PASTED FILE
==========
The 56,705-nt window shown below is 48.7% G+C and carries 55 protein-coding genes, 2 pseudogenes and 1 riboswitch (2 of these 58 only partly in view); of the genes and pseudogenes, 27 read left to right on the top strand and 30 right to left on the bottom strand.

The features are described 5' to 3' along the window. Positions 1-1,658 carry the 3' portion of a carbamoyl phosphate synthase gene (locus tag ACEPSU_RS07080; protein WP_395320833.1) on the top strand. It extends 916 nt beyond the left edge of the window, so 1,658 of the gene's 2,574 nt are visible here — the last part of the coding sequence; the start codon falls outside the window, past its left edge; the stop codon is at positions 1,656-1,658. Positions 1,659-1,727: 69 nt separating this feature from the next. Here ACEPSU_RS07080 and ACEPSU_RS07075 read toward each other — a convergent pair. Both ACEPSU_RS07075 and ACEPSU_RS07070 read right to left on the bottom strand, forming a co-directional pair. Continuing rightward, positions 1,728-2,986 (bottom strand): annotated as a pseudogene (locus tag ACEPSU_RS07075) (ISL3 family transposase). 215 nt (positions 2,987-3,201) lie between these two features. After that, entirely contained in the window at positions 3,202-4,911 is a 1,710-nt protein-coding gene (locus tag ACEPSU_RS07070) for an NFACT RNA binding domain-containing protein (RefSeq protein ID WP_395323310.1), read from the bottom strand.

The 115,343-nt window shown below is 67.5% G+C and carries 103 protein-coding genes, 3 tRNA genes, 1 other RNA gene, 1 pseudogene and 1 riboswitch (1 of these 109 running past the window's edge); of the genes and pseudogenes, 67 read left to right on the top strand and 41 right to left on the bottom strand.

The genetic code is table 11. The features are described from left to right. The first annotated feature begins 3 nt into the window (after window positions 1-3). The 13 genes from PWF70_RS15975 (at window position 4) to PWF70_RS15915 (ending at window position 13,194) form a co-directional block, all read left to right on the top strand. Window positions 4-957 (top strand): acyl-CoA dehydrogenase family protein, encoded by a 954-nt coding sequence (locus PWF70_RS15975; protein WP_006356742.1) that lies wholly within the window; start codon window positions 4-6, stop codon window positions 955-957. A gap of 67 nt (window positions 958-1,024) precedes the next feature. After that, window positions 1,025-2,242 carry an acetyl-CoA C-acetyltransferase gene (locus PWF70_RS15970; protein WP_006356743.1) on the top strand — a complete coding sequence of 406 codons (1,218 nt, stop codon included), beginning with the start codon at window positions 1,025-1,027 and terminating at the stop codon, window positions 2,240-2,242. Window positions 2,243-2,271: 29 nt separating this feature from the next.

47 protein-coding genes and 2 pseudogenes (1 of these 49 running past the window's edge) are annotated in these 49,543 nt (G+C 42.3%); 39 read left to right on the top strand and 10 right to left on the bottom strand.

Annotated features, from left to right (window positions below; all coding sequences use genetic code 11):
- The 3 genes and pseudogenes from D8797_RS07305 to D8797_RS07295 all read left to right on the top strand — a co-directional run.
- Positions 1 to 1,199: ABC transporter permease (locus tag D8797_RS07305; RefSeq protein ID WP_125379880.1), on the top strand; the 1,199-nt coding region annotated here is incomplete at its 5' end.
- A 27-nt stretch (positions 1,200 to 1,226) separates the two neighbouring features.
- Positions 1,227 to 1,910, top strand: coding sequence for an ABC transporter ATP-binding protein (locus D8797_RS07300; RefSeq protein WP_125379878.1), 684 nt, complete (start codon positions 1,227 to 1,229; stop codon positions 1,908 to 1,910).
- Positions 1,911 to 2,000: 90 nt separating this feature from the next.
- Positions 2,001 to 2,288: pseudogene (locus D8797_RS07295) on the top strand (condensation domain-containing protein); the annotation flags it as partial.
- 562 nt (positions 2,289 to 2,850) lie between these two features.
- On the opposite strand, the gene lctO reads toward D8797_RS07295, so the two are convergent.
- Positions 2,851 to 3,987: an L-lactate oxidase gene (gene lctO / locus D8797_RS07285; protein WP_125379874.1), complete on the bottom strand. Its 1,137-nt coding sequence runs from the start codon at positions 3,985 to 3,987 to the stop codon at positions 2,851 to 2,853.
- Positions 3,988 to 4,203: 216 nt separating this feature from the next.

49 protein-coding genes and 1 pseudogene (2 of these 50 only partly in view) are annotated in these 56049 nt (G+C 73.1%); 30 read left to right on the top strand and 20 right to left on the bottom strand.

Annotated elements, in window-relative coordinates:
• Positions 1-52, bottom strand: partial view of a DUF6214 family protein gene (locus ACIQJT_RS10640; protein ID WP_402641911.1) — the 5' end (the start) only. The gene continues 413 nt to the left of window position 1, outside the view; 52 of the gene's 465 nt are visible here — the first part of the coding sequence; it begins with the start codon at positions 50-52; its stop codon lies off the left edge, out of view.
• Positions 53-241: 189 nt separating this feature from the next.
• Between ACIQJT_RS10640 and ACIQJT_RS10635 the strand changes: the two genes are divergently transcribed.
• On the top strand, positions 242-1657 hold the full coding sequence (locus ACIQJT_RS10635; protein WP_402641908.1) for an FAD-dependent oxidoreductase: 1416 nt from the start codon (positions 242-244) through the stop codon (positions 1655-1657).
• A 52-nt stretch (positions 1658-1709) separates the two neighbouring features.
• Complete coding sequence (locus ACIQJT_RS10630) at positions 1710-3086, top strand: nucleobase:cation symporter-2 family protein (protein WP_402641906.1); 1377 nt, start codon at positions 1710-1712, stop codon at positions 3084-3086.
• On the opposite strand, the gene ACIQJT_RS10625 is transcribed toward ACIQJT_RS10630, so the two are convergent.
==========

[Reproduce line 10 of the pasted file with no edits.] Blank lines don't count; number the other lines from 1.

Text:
- Positions 1,227 to 1,910, top strand: coding sequence for an ABC transporter ATP-binding protein (locus D8797_RS07300; RefSeq protein WP_125379878.1), 684 nt, complete (start codon positions 1,227 to 1,229; stop codon positions 1,908 to 1,910).